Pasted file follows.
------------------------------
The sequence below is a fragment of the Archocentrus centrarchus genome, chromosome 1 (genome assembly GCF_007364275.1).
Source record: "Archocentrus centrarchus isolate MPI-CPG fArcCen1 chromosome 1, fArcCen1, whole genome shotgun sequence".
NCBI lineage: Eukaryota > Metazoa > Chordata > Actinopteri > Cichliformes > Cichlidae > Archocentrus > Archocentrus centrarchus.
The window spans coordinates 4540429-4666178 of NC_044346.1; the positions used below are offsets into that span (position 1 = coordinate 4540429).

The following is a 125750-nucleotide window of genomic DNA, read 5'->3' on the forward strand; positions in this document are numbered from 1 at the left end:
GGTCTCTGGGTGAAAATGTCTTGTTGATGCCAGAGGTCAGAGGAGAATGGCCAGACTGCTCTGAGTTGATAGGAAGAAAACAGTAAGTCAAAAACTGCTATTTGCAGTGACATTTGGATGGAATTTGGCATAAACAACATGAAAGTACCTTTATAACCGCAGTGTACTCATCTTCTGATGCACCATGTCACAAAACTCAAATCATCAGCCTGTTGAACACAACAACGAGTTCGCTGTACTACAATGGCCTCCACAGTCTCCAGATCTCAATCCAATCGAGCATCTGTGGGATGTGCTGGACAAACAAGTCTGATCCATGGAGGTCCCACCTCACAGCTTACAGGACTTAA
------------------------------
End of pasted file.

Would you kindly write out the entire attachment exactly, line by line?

The sequence below is a fragment of the Archocentrus centrarchus genome, chromosome 1 (genome assembly GCF_007364275.1).
Source record: "Archocentrus centrarchus isolate MPI-CPG fArcCen1 chromosome 1, fArcCen1, whole genome shotgun sequence".
NCBI lineage: Eukaryota > Metazoa > Chordata > Actinopteri > Cichliformes > Cichlidae > Archocentrus > Archocentrus centrarchus.
The window spans coordinates 4540429-4666178 of NC_044346.1; the positions used below are offsets into that span (position 1 = coordinate 4540429).

The following is a 125750-nucleotide window of genomic DNA, read 5'->3' on the forward strand; positions in this document are numbered from 1 at the left end:
GGTCTCTGGGTGAAAATGTCTTGTTGATGCCAGAGGTCAGAGGAGAATGGCCAGACTGCTCTGAGTTGATAGGAAGAAAACAGTAAGTCAAAAACTGCTATTTGCAGTGACATTTGGATGGAATTTGGCATAAACAACATGAAAGTACCTTTATAACCGCAGTGTACTCATCTTCTGATGCACCATGTCACAAAACTCAAATCATCAGCCTGTTGAACACAACAACGAGTTCGCTGTACTACAATGGCCTCCACAGTCTCCAGATCTCAATCCAATCGAGCATCTGTGGGATGTGCTGGACAAACAAGTCTGATCCATGGAGGTCCCACCTCACAGCTTACAGGACTTAA